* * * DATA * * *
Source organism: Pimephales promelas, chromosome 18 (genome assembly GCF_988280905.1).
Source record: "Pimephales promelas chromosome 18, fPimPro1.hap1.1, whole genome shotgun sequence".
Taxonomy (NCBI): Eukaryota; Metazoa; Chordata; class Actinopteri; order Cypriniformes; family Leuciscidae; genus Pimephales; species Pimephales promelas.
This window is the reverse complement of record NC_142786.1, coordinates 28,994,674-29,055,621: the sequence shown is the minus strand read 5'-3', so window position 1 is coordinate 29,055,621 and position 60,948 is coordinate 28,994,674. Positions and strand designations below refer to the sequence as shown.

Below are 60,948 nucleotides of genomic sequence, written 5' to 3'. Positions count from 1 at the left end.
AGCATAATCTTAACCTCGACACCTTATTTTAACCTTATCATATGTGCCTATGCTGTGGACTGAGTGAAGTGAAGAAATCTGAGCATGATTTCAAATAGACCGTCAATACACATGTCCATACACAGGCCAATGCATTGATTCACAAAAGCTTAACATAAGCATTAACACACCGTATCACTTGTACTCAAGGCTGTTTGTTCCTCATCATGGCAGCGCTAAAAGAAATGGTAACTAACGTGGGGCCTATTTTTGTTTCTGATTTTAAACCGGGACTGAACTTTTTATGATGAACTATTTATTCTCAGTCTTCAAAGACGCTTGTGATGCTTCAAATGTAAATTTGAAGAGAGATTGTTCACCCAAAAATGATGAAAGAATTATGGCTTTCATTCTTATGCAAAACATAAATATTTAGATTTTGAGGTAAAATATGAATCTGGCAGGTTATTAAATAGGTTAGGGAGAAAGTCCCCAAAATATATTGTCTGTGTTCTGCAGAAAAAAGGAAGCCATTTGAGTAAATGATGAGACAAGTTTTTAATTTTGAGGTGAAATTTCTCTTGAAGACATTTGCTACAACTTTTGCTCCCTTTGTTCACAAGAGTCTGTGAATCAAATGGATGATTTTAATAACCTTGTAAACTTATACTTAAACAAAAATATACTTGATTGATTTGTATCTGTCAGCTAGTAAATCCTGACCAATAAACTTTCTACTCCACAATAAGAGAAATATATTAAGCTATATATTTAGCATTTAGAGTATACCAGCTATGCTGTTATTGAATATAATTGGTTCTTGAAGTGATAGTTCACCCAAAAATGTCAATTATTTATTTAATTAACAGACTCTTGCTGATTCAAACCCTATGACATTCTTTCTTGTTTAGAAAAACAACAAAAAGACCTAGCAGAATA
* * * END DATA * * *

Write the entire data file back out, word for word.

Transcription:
Source organism: Pimephales promelas, chromosome 18 (genome assembly GCF_988280905.1).
Source record: "Pimephales promelas chromosome 18, fPimPro1.hap1.1, whole genome shotgun sequence".
Taxonomy (NCBI): Eukaryota; Metazoa; Chordata; class Actinopteri; order Cypriniformes; family Leuciscidae; genus Pimephales; species Pimephales promelas.
This window is the reverse complement of record NC_142786.1, coordinates 28,994,674-29,055,621: the sequence shown is the minus strand read 5'-3', so window position 1 is coordinate 29,055,621 and position 60,948 is coordinate 28,994,674. Positions and strand designations below refer to the sequence as shown.

Below are 60,948 nucleotides of genomic sequence, written 5' to 3'. Positions count from 1 at the left end.
AGCATAATCTTAACCTCGACACCTTATTTTAACCTTATCATATGTGCCTATGCTGTGGACTGAGTGAAGTGAAGAAATCTGAGCATGATTTCAAATAGACCGTCAATACACATGTCCATACACAGGCCAATGCATTGATTCACAAAAGCTTAACATAAGCATTAACACACCGTATCACTTGTACTCAAGGCTGTTTGTTCCTCATCATGGCAGCGCTAAAAGAAATGGTAACTAACGTGGGGCCTATTTTTGTTTCTGATTTTAAACCGGGACTGAACTTTTTATGATGAACTATTTATTCTCAGTCTTCAAAGACGCTTGTGATGCTTCAAATGTAAATTTGAAGAGAGATTGTTCACCCAAAAATGATGAAAGAATTATGGCTTTCATTCTTATGCAAAACATAAATATTTAGATTTTGAGGTAAAATATGAATCTGGCAGGTTATTAAATAGGTTAGGGAGAAAGTCCCCAAAATATATTGTCTGTGTTCTGCAGAAAAAAGGAAGCCATTTGAGTAAATGATGAGACAAGTTTTTAATTTTGAGGTGAAATTTCTCTTGAAGACATTTGCTACAACTTTTGCTCCCTTTGTTCACAAGAGTCTGTGAATCAAATGGATGATTTTAATAACCTTGTAAACTTATACTTAAACAAAAATATACTTGATTGATTTGTATCTGTCAGCTAGTAAATCCTGACCAATAAACTTTCTACTCCACAATAAGAGAAATATATTAAGCTATATATTTAGCATTTAGAGTATACCAGCTATGCTGTTATTGAATATAATTGGTTCTTGAAGTGATAGTTCACCCAAAAATGTCAATTATTTATTTAATTAACAGACTCTTGCTGATTCAAACCCTATGACATTCTTTCTTGTTTAGAAAAACAACAAAAAGACCTAGCAGAATA